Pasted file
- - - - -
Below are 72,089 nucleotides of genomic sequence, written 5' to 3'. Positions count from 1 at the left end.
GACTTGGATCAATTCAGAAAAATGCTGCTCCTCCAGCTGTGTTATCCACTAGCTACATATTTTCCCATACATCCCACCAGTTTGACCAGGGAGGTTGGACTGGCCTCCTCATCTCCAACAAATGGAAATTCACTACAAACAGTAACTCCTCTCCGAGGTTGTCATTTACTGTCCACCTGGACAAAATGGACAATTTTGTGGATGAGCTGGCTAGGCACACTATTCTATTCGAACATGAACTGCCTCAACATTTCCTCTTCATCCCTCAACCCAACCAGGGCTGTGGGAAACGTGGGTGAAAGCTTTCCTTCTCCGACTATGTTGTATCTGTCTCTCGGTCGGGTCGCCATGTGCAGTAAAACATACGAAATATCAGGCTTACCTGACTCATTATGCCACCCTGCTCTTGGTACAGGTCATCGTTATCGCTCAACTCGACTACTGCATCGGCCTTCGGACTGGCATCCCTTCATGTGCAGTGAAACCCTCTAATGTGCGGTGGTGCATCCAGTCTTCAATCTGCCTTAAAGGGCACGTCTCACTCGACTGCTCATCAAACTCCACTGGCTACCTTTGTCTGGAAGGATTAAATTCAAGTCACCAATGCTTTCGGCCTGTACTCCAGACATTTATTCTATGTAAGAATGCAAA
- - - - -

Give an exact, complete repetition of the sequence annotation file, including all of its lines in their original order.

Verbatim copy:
Below are 72,089 nucleotides of genomic sequence, written 5' to 3'. Positions count from 1 at the left end.
GACTTGGATCAATTCAGAAAAATGCTGCTCCTCCAGCTGTGTTATCCACTAGCTACATATTTTCCCATACATCCCACCAGTTTGACCAGGGAGGTTGGACTGGCCTCCTCATCTCCAACAAATGGAAATTCACTACAAACAGTAACTCCTCTCCGAGGTTGTCATTTACTGTCCACCTGGACAAAATGGACAATTTTGTGGATGAGCTGGCTAGGCACACTATTCTATTCGAACATGAACTGCCTCAACATTTCCTCTTCATCCCTCAACCCAACCAGGGCTGTGGGAAACGTGGGTGAAAGCTTTCCTTCTCCGACTATGTTGTATCTGTCTCTCGGTCGGGTCGCCATGTGCAGTAAAACATACGAAATATCAGGCTTACCTGACTCATTATGCCACCCTGCTCTTGGTACAGGTCATCGTTATCGCTCAACTCGACTACTGCATCGGCCTTCGGACTGGCATCCCTTCATGTGCAGTGAAACCCTCTAATGTGCGGTGGTGCATCCAGTCTTCAATCTGCCTTAAAGGGCACGTCTCACTCGACTGCTCATCAAACTCCACTGGCTACCTTTGTCTGGAAGGATTAAATTCAAGTCACCAATGCTTTCGGCCTGTACTCCAGACATTTATTCTATGTAAGAATGCAAA